Chronic wounds are often complex, difficult to heal, and may persist for months or years due to underlying disease processes or complications within the healing process.
Treating chronic wounds requires a multifaceted approach in order to address the underlying pathophysiology while promoting healing of the wound.1–4 Before a wound can close, the wound bed status needs to be addressed to assist in creating an environment conducive to tissue repair. This may require 1) removal of nonviable tissue, 2) maintenance of a moisture balance, 3) resolution of any bacterial imbalance, and 4) removal of impediments to healing at the epidermal margins.4 While each of these require attention, concern with bacterial imbalance in the wound bed has lead to the development and commercialization of a variety of antimicrobial products and therapies.
Bacterial imbalance. When wounds fail to heal or are classified as recalcitrant, one of the factors delaying healing that merits consideration is bacterial load in the wound bed and its effect on the tissue repair process.5,6 All chronic wounds are believed to have some level of bacterial bioburden. Depending on the number of organisms, the level of bacteria in the wound bed may be classified as contaminated, colonized, critically colonized, or infected.4,7 Contamination (the presence of organisms in a wound) and colonization (the proliferation of those organisms) are not routinely treated with oral or systemic antibiotics. Once a wound becomes critically colonized (a level of colonization affecting skin cell proliferation and tissue repair), it may progress to a “classic” infection, which may include erythema, cellulitis, edema, and increases in odor, pain, exudate, white blood cell count, and increased body temperature.8
Delayed closure may suggest the formation of an extracellular polysaccharide matrix film or layer (sometimes called a glycocalyx)9 that shields the bacteria from attack while maintaining the moist environment in which they thrive.10 These colonies of bacteria are called biofilms and are produced by Pseudomonas aeruginosa, Klebsiella pneumoniae, Staphylococcus aureus, and E coli, among others. The biofilm makes it difficult to eliminate pathogens by requiring as much as 50–1000 times the minimal inhibitory concentration (MIC) of an antibiotic or antiseptic.10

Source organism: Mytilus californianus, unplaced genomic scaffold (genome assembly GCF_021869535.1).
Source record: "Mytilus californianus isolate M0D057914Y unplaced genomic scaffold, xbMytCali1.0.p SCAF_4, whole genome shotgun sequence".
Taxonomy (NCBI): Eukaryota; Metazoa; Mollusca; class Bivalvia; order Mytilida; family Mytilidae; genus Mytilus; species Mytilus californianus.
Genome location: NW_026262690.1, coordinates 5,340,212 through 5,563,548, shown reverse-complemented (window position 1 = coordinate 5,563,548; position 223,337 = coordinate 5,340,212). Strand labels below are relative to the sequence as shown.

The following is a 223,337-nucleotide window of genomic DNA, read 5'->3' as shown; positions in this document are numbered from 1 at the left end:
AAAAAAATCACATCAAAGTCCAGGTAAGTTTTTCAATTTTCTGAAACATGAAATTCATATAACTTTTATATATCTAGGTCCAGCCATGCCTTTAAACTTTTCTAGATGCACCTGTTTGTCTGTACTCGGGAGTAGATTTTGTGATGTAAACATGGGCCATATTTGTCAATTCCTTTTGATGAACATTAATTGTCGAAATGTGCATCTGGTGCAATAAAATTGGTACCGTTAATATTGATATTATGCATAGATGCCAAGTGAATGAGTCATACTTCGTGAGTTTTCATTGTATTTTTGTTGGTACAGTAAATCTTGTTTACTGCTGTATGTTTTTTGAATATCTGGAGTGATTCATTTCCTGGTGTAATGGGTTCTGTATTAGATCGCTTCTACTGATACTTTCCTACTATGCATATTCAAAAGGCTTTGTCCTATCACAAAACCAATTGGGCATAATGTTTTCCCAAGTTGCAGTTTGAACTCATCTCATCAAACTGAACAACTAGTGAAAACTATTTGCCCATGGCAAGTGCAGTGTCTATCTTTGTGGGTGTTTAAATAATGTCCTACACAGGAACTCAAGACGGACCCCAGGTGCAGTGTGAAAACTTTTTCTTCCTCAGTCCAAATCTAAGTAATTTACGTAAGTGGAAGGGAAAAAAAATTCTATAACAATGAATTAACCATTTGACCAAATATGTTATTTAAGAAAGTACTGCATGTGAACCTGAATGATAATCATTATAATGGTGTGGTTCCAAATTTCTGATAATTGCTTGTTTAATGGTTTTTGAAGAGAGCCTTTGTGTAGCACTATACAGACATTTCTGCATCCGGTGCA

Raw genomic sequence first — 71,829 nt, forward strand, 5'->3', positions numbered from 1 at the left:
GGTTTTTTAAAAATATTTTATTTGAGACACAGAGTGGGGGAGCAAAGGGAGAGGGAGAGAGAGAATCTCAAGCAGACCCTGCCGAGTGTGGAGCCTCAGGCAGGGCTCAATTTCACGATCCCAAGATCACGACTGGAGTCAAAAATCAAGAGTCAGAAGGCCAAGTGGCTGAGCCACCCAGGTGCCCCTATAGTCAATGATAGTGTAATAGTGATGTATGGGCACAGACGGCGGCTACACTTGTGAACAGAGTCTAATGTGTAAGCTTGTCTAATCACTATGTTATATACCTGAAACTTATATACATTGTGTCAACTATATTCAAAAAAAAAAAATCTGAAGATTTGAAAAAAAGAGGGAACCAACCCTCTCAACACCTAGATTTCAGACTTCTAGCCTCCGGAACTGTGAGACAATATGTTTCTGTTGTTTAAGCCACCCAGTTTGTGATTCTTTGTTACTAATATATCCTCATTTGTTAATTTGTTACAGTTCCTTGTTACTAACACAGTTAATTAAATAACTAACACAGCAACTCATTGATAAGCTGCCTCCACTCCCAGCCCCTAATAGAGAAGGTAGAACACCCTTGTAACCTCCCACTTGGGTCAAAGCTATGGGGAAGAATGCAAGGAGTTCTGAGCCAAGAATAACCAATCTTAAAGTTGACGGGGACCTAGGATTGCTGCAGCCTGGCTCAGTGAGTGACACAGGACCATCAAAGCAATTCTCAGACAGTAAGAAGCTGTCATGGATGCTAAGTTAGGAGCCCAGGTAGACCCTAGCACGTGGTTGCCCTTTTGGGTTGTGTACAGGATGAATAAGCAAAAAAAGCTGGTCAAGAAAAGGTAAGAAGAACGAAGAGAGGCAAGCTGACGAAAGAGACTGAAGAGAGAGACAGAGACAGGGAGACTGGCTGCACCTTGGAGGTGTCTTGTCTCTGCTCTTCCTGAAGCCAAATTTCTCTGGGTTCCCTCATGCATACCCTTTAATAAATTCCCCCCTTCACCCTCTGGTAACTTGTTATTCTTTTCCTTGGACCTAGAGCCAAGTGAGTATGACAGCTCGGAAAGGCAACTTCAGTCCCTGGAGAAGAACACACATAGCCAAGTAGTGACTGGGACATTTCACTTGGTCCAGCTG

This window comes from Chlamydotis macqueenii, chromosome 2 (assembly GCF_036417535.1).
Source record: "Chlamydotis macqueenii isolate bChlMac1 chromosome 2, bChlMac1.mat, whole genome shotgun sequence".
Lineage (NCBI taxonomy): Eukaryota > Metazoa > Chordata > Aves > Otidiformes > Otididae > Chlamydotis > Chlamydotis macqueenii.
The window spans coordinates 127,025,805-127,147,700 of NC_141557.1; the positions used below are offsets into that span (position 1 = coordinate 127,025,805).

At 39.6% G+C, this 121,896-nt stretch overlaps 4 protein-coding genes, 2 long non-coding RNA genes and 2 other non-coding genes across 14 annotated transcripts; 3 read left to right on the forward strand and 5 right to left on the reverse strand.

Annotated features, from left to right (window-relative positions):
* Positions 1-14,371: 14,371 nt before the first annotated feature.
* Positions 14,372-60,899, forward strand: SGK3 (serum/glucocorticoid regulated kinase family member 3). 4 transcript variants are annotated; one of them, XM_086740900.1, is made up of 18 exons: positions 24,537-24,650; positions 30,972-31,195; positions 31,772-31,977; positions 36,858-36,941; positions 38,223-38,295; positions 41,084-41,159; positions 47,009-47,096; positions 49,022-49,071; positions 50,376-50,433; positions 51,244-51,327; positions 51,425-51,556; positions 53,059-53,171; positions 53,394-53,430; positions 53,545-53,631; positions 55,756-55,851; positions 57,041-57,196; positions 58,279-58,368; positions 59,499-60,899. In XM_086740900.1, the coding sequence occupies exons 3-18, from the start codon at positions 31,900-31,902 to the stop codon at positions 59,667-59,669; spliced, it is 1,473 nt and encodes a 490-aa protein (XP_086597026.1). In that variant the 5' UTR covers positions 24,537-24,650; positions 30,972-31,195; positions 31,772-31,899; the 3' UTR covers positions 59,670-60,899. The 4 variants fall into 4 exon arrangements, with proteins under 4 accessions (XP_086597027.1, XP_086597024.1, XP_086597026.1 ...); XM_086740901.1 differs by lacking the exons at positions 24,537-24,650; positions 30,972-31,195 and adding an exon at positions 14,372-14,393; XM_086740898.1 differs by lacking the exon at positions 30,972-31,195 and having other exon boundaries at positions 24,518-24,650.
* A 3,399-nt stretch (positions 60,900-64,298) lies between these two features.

Clinicians may attempt to address the bacterial imbalance by combining treatment modalities. To address infection in the wound bed systemic or oral antibiotics should be considered the first line of therapy, especially in complicated skin infections with clinical signs of cellulitis, leukocytosis, or fever.11 In conjunction with systemic therapy, there are a number of antimicrobial dressings currently on the market indicated for use on infected wounds. Antimicrobial dressings are comprised of a variety of different base materials to which antimicrobial agents are added. The major purported benefits of these dressings are that they may reduce the presence of pathogens and decrease the risk of infection while creating a wound bed that will readily support the normal sequence of wound repair.

Antimicrobial Agents in Wound Care

The use of topical antimicrobial agents for wound care gained a wide acceptance in the 1960s once it was discovered that treating burns with silver nitrate decreased the number of deaths that were a result of sepsis from 60% to 28%.12,13 Antiseptic silver sulfadiazine (SSD) was associated with additional decreases in infection, eventually making a place for itself in general wound care. Silver sulfadiazine demonstrated improved outcomes and decreased infection rates.13 Antiseptics differ from antibiotics in that they have broad-spectrum activity and can be effective against many types of organisms including aerobic and anaerobic bacteria, yeasts, fungi, and molds. While there is concern that certain antiseptics may delay healing as a result of cytotoxicity to viable cells,14 current wound treatment products must demonstrate biocompatibility and effectiveness to reduce bioburden prior to approval for an antimicrobial indication. Antiseptics used in current wound dressings include silver, iodine, and polyhexamethylene biguanide (PHMB).
Bacterial resistance to antibiotics is extensively documented in medical literature. Resistance to antiseptics, however, has only been studied more recently. Tambe and associates15 compared the ability of Staphylococcus epidermidis to develop resistance to various antibiotics and antiseptics after 20 S epidermidis cell culture passages. Results suggested that the bacteria developed resistance to the antibiotics minocycline and rifampicin, however no evidence of resistance was observed with chlorhexidine, silver sulfadiazine, and PHMB. Minor resistance was seen with Triclosan.
Silver. Silver has been used as an antimicrobial agent for thousands of years.13 Silver ions exert varying antimicrobial effects depending on their binding site. When binding occurs at the bacterial cell wall, ruptures can occur. When bound to proteins involved in respiration and nutrition of the organism, silver blocks these processes and the bacterium dies. When binding to DNA, silver can affect the replication and division of the organism.16